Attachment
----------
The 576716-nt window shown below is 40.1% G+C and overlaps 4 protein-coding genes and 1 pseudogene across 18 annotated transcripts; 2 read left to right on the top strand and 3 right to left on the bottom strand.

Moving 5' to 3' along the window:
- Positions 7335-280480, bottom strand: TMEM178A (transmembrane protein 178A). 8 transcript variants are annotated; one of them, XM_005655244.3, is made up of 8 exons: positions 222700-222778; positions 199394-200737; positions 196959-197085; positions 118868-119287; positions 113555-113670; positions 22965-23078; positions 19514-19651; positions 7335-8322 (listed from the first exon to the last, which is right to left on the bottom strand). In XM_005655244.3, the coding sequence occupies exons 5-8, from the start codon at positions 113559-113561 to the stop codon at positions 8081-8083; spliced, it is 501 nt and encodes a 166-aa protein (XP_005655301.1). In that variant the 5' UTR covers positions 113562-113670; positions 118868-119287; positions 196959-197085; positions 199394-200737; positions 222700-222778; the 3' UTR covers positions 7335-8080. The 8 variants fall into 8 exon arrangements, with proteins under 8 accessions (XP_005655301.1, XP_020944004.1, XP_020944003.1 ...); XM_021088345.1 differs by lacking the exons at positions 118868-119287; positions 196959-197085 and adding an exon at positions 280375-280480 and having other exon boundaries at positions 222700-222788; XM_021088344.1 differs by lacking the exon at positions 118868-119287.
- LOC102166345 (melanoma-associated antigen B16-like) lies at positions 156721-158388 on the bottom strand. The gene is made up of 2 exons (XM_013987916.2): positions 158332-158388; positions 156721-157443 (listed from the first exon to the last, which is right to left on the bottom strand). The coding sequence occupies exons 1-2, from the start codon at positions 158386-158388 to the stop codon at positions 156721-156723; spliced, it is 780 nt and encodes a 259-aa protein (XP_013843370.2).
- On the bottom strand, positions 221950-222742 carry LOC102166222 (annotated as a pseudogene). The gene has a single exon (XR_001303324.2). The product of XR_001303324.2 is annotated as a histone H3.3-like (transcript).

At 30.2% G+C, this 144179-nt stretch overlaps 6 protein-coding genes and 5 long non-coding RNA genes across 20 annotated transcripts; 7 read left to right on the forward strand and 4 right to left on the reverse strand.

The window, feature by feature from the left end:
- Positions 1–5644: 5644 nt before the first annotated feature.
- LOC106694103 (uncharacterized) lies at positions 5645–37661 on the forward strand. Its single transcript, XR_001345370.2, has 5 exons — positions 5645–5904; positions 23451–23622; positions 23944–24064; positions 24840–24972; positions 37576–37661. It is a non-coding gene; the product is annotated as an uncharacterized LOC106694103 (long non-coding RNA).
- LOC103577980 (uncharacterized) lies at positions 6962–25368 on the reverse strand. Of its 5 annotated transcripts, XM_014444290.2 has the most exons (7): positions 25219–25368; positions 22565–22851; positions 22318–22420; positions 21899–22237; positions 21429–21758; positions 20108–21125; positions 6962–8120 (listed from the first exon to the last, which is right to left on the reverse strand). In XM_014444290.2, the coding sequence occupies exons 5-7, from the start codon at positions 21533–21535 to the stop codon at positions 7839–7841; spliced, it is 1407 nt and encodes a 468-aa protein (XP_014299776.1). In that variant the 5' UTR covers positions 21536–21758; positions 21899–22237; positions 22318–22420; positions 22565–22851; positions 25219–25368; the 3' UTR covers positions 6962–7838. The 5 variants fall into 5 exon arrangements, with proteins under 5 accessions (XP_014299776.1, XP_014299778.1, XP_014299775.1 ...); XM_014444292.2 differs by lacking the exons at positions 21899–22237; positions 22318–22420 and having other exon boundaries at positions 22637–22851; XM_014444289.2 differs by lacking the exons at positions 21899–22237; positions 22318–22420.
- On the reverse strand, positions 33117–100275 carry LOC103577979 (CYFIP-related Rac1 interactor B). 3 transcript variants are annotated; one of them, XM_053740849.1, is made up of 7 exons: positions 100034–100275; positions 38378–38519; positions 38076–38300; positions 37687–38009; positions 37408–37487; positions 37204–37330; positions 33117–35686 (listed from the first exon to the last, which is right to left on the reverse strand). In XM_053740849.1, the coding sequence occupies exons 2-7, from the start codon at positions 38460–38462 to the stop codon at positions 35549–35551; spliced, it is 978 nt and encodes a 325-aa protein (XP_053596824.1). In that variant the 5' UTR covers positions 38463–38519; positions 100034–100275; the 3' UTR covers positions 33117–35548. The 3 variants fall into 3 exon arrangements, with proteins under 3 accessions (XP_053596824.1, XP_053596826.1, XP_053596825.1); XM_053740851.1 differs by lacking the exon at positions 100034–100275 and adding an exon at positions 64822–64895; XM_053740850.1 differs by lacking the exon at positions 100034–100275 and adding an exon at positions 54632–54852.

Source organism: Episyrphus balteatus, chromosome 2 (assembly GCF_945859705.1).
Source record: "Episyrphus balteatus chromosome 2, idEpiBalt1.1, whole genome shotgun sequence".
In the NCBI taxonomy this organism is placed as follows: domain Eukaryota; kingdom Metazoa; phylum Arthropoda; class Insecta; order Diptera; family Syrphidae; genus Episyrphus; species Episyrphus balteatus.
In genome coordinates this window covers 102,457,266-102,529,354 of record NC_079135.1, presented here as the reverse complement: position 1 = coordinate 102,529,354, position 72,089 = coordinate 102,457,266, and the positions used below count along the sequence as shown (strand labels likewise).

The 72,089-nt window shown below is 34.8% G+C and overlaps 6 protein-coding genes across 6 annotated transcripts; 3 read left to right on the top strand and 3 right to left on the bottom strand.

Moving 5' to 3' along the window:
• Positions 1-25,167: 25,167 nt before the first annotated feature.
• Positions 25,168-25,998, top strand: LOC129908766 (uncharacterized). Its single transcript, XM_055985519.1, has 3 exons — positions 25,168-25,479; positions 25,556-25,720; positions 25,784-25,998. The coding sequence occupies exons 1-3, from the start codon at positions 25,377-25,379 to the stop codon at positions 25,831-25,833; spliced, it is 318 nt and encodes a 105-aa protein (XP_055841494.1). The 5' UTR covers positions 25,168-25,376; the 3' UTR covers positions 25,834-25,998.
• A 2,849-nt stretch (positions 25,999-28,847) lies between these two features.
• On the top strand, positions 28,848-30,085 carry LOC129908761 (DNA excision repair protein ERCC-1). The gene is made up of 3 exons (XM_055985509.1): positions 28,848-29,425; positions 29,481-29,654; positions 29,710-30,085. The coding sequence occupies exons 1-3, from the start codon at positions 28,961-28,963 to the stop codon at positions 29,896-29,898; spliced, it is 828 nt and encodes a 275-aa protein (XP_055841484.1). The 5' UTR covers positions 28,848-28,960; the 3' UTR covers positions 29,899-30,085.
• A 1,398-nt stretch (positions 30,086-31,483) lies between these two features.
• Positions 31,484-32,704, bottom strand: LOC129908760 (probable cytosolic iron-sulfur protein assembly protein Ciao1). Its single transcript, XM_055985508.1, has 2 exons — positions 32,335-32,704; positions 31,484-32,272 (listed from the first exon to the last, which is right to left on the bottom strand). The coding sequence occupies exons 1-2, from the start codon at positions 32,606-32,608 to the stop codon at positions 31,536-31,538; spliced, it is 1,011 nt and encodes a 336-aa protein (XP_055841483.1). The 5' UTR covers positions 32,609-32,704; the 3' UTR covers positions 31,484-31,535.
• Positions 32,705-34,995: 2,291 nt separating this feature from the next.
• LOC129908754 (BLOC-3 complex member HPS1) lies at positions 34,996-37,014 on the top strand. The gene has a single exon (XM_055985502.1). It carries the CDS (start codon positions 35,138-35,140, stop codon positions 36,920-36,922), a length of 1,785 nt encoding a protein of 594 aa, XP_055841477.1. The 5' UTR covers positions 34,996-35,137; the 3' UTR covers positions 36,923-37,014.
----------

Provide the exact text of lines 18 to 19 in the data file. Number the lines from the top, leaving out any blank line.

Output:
• Positions 1-25,167: 25,167 nt before the first annotated feature.
• Positions 25,168-25,998, top strand: LOC129908766 (uncharacterized). Its single transcript, XM_055985519.1, has 3 exons — positions 25,168-25,479; positions 25,556-25,720; positions 25,784-25,998. The coding sequence occupies exons 1-3, from the start codon at positions 25,377-25,379 to the stop codon at positions 25,831-25,833; spliced, it is 318 nt and encodes a 105-aa protein (XP_055841494.1). The 5' UTR covers positions 25,168-25,376; the 3' UTR covers positions 25,834-25,998.